The macerated mass is placed in a suitable vessel and subjected to the action of an acid solution until digested.
It had been cut up, macerated, perhaps chewed; perhaps it had been also soaked with water.
A sternum must never be macerated, for it is so soft the cartilaginous framework would be entirely destroyed.
The macerated face of her aunt returned to her memory and made her shudder.
The material must be thoroughly freed from air, and macerated.
The sap contains a substance that gives a blue dye when the inner bark is macerated in water.
By a slow, patient process they had macerated their corn in it until it was fine enough for bread.
She indicated a bowlful of macerated bread-crumbs mixed with milk and butter, and liberally seasoned with pepper.
Salamandrine, an extract obtained from the macerated skin of the common red water-dog, is also violently toxic.
This substance is macerated in cold distilled water for some hours, pressed, and treated a second time in the same manner.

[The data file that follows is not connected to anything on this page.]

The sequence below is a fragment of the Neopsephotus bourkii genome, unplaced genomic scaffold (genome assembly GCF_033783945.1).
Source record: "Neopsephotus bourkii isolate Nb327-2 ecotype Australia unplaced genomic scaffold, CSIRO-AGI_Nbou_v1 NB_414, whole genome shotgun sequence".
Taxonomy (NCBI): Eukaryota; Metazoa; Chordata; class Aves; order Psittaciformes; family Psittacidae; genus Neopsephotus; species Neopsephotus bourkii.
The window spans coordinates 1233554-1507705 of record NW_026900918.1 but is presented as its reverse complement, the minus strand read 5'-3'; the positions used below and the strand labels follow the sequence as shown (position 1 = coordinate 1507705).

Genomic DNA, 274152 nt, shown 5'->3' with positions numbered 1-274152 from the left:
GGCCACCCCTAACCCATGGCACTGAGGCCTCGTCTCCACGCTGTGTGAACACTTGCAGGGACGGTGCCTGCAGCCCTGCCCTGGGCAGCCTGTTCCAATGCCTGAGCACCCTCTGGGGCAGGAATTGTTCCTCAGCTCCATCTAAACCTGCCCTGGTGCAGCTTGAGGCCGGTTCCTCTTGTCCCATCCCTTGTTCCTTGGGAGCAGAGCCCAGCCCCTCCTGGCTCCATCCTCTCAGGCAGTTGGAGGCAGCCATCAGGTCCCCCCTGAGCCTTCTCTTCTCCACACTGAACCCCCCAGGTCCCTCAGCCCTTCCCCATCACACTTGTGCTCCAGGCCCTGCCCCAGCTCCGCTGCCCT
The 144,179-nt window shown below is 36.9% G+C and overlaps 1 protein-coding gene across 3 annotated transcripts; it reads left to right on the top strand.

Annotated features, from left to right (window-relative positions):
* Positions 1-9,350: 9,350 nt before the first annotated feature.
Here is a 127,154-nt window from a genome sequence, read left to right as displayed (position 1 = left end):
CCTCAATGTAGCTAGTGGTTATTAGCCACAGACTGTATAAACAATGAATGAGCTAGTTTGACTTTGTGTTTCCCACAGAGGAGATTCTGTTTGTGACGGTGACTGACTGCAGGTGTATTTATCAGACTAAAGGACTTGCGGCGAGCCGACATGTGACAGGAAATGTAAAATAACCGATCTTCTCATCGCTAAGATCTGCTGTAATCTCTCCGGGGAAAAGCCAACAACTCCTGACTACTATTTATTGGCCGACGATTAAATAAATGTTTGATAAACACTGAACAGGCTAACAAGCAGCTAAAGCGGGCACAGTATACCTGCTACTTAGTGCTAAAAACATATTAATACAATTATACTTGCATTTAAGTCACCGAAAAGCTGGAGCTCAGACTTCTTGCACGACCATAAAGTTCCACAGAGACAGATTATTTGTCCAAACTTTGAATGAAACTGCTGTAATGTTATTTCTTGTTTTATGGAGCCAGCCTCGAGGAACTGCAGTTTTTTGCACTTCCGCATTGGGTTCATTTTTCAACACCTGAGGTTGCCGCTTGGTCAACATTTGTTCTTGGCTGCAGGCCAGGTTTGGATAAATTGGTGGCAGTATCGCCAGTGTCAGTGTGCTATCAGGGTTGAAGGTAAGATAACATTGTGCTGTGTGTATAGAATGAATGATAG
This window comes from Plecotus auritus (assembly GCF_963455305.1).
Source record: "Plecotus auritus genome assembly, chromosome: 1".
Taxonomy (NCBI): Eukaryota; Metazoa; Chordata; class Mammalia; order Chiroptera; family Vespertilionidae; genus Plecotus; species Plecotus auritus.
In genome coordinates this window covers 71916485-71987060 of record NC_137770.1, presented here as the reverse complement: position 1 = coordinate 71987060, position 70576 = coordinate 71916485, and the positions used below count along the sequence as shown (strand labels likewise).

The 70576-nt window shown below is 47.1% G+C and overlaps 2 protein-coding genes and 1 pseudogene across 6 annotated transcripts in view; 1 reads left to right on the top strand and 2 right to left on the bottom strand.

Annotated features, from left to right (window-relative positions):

late 15c., a back-formation from maceration or else from Latin maceratus, past participle of macerare "soften, make soft, soak, steep," related to maceria "garden wall," originally "of kneaded clay," from PIE *mak-ero-, suffixed form of root *mag- "to knead" (cf. Greek magis "kneaded mass, cake," mageus "one who kneads, baker;" Old Church Slavonic mazo "to anoint, smear;" Breton meza "to knead;" Middle Irish maistir "to churn"), also "to fashion, fit" (cf. make (v.)). Related: Macerated; macerating.
macerate mac·er·ate (mās'ə-rāt')
v. mac·er·at·ed, mac·er·at·ing, mac·er·ates
To make soft by soaking or steeping in a liquid.
To separate into constituents by soaking.